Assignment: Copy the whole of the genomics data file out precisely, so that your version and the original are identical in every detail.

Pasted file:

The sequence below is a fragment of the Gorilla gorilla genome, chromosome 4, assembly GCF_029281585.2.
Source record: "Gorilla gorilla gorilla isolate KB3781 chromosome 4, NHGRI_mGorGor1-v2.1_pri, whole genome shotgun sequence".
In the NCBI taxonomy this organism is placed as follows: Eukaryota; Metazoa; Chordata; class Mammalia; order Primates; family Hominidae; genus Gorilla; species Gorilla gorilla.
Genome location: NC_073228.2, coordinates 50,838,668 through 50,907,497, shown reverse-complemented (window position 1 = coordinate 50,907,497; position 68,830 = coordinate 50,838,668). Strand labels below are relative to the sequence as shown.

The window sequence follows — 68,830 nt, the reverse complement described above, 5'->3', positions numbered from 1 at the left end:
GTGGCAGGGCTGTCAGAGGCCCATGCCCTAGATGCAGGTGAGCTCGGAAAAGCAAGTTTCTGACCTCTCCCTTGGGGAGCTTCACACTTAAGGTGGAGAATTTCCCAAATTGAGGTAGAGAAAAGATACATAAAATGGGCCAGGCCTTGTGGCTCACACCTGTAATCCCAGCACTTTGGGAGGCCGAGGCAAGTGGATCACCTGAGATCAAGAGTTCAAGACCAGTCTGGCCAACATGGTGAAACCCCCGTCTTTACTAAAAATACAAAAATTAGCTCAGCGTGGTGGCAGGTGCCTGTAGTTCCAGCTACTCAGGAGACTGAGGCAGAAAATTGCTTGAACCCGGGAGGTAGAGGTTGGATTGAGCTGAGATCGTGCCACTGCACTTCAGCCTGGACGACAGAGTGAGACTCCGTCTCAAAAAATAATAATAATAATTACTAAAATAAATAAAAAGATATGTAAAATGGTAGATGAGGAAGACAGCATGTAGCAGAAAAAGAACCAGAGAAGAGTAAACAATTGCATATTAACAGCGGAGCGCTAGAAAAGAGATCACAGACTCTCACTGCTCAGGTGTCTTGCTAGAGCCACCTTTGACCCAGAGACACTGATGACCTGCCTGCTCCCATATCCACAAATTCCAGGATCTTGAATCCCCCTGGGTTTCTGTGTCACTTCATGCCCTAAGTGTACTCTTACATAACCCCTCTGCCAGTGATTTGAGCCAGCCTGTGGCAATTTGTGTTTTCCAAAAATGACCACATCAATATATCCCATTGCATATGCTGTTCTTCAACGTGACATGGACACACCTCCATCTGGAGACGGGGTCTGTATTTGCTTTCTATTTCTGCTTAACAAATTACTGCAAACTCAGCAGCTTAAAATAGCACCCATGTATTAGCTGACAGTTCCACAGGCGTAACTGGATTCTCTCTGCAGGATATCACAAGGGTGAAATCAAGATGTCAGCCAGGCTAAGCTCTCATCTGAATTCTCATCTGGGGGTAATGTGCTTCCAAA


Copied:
The sequence below is a fragment of the Gorilla gorilla genome, chromosome 4, assembly GCF_029281585.2.
Source record: "Gorilla gorilla gorilla isolate KB3781 chromosome 4, NHGRI_mGorGor1-v2.1_pri, whole genome shotgun sequence".
In the NCBI taxonomy this organism is placed as follows: Eukaryota; Metazoa; Chordata; class Mammalia; order Primates; family Hominidae; genus Gorilla; species Gorilla gorilla.
Genome location: NC_073228.2, coordinates 50,838,668 through 50,907,497, shown reverse-complemented (window position 1 = coordinate 50,907,497; position 68,830 = coordinate 50,838,668). Strand labels below are relative to the sequence as shown.

The window sequence follows — 68,830 nt, the reverse complement described above, 5'->3', positions numbered from 1 at the left end:
GTGGCAGGGCTGTCAGAGGCCCATGCCCTAGATGCAGGTGAGCTCGGAAAAGCAAGTTTCTGACCTCTCCCTTGGGGAGCTTCACACTTAAGGTGGAGAATTTCCCAAATTGAGGTAGAGAAAAGATACATAAAATGGGCCAGGCCTTGTGGCTCACACCTGTAATCCCAGCACTTTGGGAGGCCGAGGCAAGTGGATCACCTGAGATCAAGAGTTCAAGACCAGTCTGGCCAACATGGTGAAACCCCCGTCTTTACTAAAAATACAAAAATTAGCTCAGCGTGGTGGCAGGTGCCTGTAGTTCCAGCTACTCAGGAGACTGAGGCAGAAAATTGCTTGAACCCGGGAGGTAGAGGTTGGATTGAGCTGAGATCGTGCCACTGCACTTCAGCCTGGACGACAGAGTGAGACTCCGTCTCAAAAAATAATAATAATAATTACTAAAATAAATAAAAAGATATGTAAAATGGTAGATGAGGAAGACAGCATGTAGCAGAAAAAGAACCAGAGAAGAGTAAACAATTGCATATTAACAGCGGAGCGCTAGAAAAGAGATCACAGACTCTCACTGCTCAGGTGTCTTGCTAGAGCCACCTTTGACCCAGAGACACTGATGACCTGCCTGCTCCCATATCCACAAATTCCAGGATCTTGAATCCCCCTGGGTTTCTGTGTCACTTCATGCCCTAAGTGTACTCTTACATAACCCCTCTGCCAGTGATTTGAGCCAGCCTGTGGCAATTTGTGTTTTCCAAAAATGACCACATCAATATATCCCATTGCATATGCTGTTCTTCAACGTGACATGGACACACCTCCATCTGGAGACGGGGTCTGTATTTGCTTTCTATTTCTGCTTAACAAATTACTGCAAACTCAGCAGCTTAAAATAGCACCCATGTATTAGCTGACAGTTCCACAGGCGTAACTGGATTCTCTCTGCAGGATATCACAAGGGTGAAATCAAGATGTCAGCCAGGCTAAGCTCTCATCTGAATTCTCATCTGGGGGTAATGTGCTTCCAAA